Perspectives on Security in Cold War Central and Eastern Europe (1945-1989) CEES3029
- Academic Session: 2022-23
- School: School of Social and Political Sciences
- Credits: 20
- Level: Level 3 (SCQF level 9)
- Typically Offered: Either Semester 1 or Semester 2
- Available to Visiting Students: Yes
- Available to Erasmus Students: Yes
This is a Social Science Level 3 course taught by Central and East European Studies (CEES). It can be taken as an option for CEES or Politics and as an outside option for programmes. This course examines the place Central and Eastern European security interests within the context of wider Cold War (American, Soviet and West European) interests with a focus on NATO and the Warsaw pact, the nuclear question, political crisis, human rights and détente.
One 2 hour class per week
This course may not be running this year. For further information please check the CEES Moodle page or contact the subject directly.
Requirements of Entry
Mandatory Entry Requirements
Grade D3 in CEES 2A and CEES 2B.
Perspectives on Security in Cold War Central and Eastern Europe (1945-1989) - Level 4
■ 3000 word essay (75%)
■ Individual Coursework Presentation (10%)
■ Individually written 1000 word written paper associated with presentation (15%)
This course examines the place Central and Eastern European security interests within the context of wider Cold War (American, Soviet and West European) interests. Taking the end of the Second World War as a starting point, the course aims to:
■ introduce students to over forty years of complex and overlooked concerns and demands of CEE states caught in the middle of an ideological war;
■ focus specific attention on key security related events and developments including the Paris Peace negotiations; the place of CEE scientists in the development of nuclear weapons programmes of the USA and USSR; the creation of the Warsaw Pact; political crisis in the German Democratic Republic (1953), Poland (1956), Hungary (1956), Czechoslovakia (1968) and Poland (1981); the Conference for Security Cooperation in Europe and development of the Helsinki Accords, as well as the final days of communism;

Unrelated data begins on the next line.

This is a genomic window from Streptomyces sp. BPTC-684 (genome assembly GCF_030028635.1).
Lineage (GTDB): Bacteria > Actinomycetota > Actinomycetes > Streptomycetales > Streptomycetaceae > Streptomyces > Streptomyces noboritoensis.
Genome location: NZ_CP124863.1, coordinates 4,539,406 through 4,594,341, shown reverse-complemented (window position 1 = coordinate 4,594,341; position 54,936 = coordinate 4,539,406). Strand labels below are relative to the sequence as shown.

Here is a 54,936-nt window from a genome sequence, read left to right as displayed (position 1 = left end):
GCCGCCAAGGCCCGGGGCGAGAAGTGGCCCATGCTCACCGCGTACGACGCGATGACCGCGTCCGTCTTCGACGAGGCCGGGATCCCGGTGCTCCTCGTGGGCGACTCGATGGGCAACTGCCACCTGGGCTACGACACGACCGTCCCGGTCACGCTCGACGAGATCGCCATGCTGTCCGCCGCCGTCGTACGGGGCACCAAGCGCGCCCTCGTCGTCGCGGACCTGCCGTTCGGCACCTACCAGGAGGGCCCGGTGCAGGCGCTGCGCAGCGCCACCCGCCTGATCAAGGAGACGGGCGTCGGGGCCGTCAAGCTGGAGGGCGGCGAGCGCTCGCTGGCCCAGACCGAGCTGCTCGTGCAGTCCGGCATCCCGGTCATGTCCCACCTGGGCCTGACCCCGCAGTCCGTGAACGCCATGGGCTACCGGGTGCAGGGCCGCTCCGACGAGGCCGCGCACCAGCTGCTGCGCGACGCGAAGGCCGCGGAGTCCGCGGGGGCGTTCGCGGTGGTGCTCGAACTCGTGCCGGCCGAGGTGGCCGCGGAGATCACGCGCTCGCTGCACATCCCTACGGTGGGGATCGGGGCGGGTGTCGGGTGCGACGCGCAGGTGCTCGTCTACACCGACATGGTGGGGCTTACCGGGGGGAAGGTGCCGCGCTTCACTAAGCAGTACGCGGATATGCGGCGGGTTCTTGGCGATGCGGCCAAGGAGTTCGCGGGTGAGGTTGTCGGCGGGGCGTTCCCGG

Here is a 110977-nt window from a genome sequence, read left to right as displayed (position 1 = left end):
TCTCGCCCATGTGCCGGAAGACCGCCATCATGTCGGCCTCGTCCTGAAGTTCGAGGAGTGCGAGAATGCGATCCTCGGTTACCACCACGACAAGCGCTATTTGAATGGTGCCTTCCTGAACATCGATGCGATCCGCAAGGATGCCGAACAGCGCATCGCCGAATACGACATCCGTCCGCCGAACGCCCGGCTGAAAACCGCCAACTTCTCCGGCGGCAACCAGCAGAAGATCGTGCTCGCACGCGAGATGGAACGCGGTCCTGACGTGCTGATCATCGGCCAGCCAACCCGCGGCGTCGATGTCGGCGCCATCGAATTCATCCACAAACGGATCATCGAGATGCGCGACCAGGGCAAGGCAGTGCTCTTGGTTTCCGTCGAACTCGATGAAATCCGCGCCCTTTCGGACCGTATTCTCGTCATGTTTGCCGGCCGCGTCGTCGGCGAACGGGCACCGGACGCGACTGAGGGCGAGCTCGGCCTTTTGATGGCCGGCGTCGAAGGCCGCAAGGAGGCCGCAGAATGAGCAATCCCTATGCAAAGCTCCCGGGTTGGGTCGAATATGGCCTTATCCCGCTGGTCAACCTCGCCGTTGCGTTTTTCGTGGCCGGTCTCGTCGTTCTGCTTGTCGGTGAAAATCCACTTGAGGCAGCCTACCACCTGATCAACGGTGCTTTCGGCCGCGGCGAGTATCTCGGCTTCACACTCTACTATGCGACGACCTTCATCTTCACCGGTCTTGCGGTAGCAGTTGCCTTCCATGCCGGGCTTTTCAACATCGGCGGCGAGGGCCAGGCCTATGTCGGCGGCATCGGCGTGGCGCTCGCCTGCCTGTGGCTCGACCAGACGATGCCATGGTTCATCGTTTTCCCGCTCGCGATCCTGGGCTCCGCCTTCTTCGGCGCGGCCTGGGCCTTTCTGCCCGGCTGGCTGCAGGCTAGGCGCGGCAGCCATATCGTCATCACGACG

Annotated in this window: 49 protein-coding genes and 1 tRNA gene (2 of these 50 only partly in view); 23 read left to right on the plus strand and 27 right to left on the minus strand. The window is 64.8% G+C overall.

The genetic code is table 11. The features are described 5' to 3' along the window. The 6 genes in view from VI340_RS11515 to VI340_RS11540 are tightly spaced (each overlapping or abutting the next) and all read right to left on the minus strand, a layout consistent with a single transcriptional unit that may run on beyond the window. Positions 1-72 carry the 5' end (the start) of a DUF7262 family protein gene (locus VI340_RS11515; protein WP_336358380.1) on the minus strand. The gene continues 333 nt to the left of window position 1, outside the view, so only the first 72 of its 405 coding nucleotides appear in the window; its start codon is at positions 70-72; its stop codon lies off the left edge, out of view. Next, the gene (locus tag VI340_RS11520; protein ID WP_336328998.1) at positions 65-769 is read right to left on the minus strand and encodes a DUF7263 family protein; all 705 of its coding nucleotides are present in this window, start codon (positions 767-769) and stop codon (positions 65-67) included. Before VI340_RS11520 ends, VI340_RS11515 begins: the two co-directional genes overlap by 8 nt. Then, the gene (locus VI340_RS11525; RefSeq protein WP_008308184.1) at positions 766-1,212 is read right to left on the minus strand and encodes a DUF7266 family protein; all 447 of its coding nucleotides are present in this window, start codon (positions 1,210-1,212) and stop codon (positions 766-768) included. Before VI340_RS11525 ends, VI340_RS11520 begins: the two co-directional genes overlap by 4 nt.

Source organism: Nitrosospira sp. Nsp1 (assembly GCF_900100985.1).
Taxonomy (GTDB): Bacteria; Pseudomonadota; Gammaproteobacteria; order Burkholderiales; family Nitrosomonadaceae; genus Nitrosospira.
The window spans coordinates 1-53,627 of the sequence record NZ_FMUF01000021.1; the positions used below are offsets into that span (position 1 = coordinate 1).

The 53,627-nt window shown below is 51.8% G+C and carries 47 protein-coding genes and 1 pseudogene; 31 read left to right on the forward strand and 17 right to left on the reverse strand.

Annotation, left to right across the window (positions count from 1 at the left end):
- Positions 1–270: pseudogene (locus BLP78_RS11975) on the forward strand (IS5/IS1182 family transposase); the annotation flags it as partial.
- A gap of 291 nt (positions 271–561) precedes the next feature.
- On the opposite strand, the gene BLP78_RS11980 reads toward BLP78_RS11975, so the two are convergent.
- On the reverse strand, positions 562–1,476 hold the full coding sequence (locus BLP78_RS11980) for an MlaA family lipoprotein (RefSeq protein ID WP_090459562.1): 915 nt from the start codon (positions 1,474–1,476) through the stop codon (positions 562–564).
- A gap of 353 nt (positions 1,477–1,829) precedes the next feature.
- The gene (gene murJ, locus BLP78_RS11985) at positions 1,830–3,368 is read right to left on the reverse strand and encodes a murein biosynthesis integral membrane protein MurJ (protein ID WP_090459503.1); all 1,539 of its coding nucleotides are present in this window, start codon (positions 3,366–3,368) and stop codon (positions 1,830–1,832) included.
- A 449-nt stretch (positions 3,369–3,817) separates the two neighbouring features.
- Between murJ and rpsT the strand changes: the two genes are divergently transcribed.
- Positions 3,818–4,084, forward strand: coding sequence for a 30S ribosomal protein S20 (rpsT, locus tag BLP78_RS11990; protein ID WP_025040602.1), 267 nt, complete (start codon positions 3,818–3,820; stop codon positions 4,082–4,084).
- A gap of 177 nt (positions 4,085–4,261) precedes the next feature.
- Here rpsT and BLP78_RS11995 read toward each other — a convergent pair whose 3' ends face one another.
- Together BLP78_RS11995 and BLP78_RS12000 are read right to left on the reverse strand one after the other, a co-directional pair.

■ Offer students an opportunity to develop their transferable skills in communication and analysis (including self-reflection and ethical considerations) which will be relevant to further education and future employment.
Intended Learning Outcomes of Course
By the end of this course students will be able to:
■ Demonstrate a critical understanding of the differing political interests of CEE states throughout the Cold War period;
■ Apply knowledge to evaluate the decisions and actions taken by key political elites in CEE in response to wider Cold War events;
■ Analyse the role security has played on the development of major events and periods of crisis in Central and Eastern Europe since 1945 and 1989;
■ Compare and contrast the position of the USA/Western Europe and USSR towards CEE between 1945 and 1989;
■ Engage with, use and evaluate a variety of visual, audio and written primary and secondary sources;
■ Convey knowledge acquired during the course in a formal written and verbal manner to a range of audiences
■ Use appropriate IT applications to support and enhance work;
Minimum Requirement for Award of Credits
Students must submit at least 75% by weight of the components (including examinations) of the course's summative assessment.